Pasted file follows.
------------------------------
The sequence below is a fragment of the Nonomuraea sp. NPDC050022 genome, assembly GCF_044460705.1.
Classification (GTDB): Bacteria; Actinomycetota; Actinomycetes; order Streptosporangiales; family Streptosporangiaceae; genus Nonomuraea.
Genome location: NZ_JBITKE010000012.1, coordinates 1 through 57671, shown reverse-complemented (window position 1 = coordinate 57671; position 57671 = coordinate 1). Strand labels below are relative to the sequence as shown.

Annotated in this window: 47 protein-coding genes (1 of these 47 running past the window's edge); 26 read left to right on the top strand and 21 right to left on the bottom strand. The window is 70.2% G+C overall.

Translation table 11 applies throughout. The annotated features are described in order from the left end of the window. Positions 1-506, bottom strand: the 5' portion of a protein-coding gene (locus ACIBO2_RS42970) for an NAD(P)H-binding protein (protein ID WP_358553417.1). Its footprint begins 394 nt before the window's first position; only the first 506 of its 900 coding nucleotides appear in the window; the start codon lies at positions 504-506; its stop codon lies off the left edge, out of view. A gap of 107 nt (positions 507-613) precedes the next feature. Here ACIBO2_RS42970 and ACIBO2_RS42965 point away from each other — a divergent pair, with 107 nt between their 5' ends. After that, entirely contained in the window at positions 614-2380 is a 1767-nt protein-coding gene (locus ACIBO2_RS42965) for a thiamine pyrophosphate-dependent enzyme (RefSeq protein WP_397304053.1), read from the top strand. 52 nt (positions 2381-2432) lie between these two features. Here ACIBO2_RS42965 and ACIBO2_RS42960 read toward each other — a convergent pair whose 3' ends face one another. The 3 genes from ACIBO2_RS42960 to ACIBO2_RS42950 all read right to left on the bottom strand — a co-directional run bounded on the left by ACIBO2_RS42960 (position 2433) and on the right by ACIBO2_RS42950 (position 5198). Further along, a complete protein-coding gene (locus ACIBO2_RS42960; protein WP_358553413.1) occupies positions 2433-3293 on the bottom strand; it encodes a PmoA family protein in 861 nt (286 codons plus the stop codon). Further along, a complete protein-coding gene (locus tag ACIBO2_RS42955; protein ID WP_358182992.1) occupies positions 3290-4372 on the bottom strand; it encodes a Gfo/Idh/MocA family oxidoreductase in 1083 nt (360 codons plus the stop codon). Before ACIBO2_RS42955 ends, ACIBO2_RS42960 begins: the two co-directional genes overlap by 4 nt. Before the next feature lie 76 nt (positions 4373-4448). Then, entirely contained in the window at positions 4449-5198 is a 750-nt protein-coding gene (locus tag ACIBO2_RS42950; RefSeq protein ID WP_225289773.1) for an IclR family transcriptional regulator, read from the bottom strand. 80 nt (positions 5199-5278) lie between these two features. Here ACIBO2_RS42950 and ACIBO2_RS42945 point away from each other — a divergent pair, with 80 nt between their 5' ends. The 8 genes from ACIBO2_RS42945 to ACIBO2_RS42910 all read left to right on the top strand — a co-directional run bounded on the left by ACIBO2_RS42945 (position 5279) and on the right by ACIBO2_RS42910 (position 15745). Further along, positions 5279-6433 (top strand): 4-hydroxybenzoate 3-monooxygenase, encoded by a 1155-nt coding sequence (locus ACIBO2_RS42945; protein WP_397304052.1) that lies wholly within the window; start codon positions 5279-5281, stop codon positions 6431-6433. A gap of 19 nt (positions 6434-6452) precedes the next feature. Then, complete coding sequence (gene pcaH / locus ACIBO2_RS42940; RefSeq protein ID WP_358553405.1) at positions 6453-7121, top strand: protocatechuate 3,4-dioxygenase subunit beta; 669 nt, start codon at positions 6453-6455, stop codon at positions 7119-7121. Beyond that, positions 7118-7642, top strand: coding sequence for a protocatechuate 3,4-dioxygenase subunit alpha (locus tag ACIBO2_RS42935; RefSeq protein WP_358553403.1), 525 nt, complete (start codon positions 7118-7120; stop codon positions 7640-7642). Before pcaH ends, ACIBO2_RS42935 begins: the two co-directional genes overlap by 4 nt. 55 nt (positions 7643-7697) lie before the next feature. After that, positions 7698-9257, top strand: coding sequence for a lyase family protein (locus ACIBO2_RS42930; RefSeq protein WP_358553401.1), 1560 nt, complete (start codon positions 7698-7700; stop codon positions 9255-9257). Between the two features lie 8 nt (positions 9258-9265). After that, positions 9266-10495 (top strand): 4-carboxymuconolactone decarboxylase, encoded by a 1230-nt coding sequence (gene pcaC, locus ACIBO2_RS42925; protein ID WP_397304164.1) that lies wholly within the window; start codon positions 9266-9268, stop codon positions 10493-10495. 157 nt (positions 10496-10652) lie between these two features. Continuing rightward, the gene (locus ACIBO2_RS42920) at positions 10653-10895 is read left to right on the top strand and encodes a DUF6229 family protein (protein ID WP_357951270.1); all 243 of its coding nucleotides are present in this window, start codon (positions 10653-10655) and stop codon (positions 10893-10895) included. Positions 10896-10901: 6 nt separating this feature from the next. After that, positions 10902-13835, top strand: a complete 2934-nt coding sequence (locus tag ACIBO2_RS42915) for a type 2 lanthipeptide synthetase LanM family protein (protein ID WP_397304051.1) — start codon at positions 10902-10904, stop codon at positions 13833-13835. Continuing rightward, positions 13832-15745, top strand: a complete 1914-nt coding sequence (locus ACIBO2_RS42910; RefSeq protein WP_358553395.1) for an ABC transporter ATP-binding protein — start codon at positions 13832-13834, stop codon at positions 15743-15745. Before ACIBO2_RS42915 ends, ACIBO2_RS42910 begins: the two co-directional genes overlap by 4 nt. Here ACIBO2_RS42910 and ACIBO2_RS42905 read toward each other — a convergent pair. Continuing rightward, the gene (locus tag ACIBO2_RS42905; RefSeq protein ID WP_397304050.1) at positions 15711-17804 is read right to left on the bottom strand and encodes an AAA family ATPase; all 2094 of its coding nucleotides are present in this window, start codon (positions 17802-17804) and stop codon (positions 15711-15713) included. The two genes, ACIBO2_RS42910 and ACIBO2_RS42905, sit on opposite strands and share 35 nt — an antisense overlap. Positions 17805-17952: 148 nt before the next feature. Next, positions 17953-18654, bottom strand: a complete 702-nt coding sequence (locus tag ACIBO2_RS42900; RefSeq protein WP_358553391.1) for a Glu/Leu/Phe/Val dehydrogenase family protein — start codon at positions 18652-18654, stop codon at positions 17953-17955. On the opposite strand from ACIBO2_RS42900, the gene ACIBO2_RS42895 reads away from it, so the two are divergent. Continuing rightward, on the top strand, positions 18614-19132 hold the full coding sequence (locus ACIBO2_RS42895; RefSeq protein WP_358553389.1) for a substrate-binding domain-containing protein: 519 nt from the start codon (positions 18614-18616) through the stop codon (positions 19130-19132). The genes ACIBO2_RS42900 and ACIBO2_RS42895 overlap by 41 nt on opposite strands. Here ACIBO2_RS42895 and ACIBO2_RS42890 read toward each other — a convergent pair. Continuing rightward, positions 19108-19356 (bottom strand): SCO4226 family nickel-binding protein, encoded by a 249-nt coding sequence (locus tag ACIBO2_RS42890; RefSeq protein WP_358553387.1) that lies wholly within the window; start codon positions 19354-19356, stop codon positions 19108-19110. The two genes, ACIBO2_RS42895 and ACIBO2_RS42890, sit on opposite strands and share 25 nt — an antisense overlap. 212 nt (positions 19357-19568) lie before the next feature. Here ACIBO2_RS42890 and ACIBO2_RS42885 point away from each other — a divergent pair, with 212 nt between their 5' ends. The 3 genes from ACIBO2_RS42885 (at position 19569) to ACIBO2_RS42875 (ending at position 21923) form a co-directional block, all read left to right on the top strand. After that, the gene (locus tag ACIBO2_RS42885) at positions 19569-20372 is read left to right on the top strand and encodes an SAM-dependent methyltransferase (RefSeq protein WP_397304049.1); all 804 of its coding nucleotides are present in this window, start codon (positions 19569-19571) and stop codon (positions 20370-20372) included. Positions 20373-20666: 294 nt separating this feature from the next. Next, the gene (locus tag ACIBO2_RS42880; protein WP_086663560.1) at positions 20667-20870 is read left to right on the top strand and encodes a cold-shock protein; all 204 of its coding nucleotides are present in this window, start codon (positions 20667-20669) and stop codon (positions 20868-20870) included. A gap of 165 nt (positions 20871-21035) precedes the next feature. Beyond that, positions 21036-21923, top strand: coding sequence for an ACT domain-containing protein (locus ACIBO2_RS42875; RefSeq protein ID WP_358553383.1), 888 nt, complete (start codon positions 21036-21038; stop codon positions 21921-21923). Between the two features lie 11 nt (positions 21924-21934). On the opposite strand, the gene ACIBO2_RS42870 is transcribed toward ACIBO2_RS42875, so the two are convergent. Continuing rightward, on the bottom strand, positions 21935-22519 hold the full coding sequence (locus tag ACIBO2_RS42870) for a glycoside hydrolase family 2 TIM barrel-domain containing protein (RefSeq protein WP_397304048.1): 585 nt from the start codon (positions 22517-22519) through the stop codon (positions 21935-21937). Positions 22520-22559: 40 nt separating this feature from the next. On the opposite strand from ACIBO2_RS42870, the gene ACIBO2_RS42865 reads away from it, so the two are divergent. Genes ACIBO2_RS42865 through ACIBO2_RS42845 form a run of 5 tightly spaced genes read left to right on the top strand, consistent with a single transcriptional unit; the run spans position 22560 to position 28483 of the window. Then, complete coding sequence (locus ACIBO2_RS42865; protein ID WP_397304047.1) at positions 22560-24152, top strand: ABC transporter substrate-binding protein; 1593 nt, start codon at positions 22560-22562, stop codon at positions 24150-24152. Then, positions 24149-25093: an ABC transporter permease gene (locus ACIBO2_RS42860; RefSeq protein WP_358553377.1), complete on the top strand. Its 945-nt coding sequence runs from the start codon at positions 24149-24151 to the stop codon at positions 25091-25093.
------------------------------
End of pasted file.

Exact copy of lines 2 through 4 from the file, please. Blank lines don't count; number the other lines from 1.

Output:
Classification (GTDB): Bacteria; Actinomycetota; Actinomycetes; order Streptosporangiales; family Streptosporangiaceae; genus Nonomuraea.
Genome location: NZ_JBITKE010000012.1, coordinates 1 through 57671, shown reverse-complemented (window position 1 = coordinate 57671; position 57671 = coordinate 1). Strand labels below are relative to the sequence as shown.

Annotated in this window: 47 protein-coding genes (1 of these 47 running past the window's edge); 26 read left to right on the top strand and 21 right to left on the bottom strand. The window is 70.2% G+C overall.